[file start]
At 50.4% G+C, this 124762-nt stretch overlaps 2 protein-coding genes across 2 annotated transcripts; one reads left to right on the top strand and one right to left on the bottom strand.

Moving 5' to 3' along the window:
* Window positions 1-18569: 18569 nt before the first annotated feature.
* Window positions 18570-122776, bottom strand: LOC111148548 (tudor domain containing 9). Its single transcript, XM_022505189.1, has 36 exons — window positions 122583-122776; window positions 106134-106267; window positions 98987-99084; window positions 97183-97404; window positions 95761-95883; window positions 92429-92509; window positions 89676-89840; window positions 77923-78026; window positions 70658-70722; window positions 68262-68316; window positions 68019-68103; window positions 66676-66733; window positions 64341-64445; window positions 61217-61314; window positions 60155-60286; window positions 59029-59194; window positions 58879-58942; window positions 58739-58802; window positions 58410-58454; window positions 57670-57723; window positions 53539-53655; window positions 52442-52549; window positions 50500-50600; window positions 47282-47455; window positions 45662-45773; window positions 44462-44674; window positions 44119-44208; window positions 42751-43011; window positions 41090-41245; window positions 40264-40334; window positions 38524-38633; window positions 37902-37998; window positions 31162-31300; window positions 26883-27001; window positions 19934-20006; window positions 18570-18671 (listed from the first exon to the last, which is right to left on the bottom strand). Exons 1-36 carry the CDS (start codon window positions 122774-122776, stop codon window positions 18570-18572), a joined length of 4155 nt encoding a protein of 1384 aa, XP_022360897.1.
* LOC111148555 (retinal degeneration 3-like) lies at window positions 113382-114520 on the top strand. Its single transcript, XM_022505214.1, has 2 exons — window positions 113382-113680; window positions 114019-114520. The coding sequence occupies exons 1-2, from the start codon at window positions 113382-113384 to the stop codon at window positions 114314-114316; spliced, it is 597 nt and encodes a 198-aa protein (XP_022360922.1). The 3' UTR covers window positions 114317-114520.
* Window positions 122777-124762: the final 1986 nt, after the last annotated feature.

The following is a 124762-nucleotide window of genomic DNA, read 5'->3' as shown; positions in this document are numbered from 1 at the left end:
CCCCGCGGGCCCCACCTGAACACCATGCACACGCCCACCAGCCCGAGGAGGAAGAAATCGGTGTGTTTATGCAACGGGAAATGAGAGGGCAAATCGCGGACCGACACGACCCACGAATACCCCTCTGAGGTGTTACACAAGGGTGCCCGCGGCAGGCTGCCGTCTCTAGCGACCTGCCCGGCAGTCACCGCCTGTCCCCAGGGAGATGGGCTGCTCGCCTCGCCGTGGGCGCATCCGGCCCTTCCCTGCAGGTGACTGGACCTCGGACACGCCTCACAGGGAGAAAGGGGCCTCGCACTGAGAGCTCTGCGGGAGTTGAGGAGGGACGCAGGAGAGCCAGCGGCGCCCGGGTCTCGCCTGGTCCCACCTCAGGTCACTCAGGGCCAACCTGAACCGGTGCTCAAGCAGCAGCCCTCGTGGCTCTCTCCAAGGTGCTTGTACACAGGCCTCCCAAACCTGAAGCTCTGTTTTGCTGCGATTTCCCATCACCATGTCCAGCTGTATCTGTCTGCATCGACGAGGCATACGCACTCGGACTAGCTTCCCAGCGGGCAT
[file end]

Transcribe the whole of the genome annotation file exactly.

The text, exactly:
At 50.4% G+C, this 124762-nt stretch overlaps 2 protein-coding genes across 2 annotated transcripts; one reads left to right on the top strand and one right to left on the bottom strand.

Moving 5' to 3' along the window:
* Window positions 1-18569: 18569 nt before the first annotated feature.
* Window positions 18570-122776, bottom strand: LOC111148548 (tudor domain containing 9). Its single transcript, XM_022505189.1, has 36 exons — window positions 122583-122776; window positions 106134-106267; window positions 98987-99084; window positions 97183-97404; window positions 95761-95883; window positions 92429-92509; window positions 89676-89840; window positions 77923-78026; window positions 70658-70722; window positions 68262-68316; window positions 68019-68103; window positions 66676-66733; window positions 64341-64445; window positions 61217-61314; window positions 60155-60286; window positions 59029-59194; window positions 58879-58942; window positions 58739-58802; window positions 58410-58454; window positions 57670-57723; window positions 53539-53655; window positions 52442-52549; window positions 50500-50600; window positions 47282-47455; window positions 45662-45773; window positions 44462-44674; window positions 44119-44208; window positions 42751-43011; window positions 41090-41245; window positions 40264-40334; window positions 38524-38633; window positions 37902-37998; window positions 31162-31300; window positions 26883-27001; window positions 19934-20006; window positions 18570-18671 (listed from the first exon to the last, which is right to left on the bottom strand). Exons 1-36 carry the CDS (start codon window positions 122774-122776, stop codon window positions 18570-18572), a joined length of 4155 nt encoding a protein of 1384 aa, XP_022360897.1.
* LOC111148555 (retinal degeneration 3-like) lies at window positions 113382-114520 on the top strand. Its single transcript, XM_022505214.1, has 2 exons — window positions 113382-113680; window positions 114019-114520. The coding sequence occupies exons 1-2, from the start codon at window positions 113382-113384 to the stop codon at window positions 114314-114316; spliced, it is 597 nt and encodes a 198-aa protein (XP_022360922.1). The 3' UTR covers window positions 114317-114520.
* Window positions 122777-124762: the final 1986 nt, after the last annotated feature.

The following is a 124762-nucleotide window of genomic DNA, read 5'->3' as shown; positions in this document are numbered from 1 at the left end:
CCCCGCGGGCCCCACCTGAACACCATGCACACGCCCACCAGCCCGAGGAGGAAGAAATCGGTGTGTTTATGCAACGGGAAATGAGAGGGCAAATCGCGGACCGACACGACCCACGAATACCCCTCTGAGGTGTTACACAAGGGTGCCCGCGGCAGGCTGCCGTCTCTAGCGACCTGCCCGGCAGTCACCGCCTGTCCCCAGGGAGATGGGCTGCTCGCCTCGCCGTGGGCGCATCCGGCCCTTCCCTGCAGGTGACTGGACCTCGGACACGCCTCACAGGGAGAAAGGGGCCTCGCACTGAGAGCTCTGCGGGAGTTGAGGAGGGACGCAGGAGAGCCAGCGGCGCCCGGGTCTCGCCTGGTCCCACCTCAGGTCACTCAGGGCCAACCTGAACCGGTGCTCAAGCAGCAGCCCTCGTGGCTCTCTCCAAGGTGCTTGTACACAGGCCTCCCAAACCTGAAGCTCTGTTTTGCTGCGATTTCCCATCACCATGTCCAGCTGTATCTGTCTGCATCGACGAGGCATACGCACTCGGACTAGCTTCCCAGCGGGCAT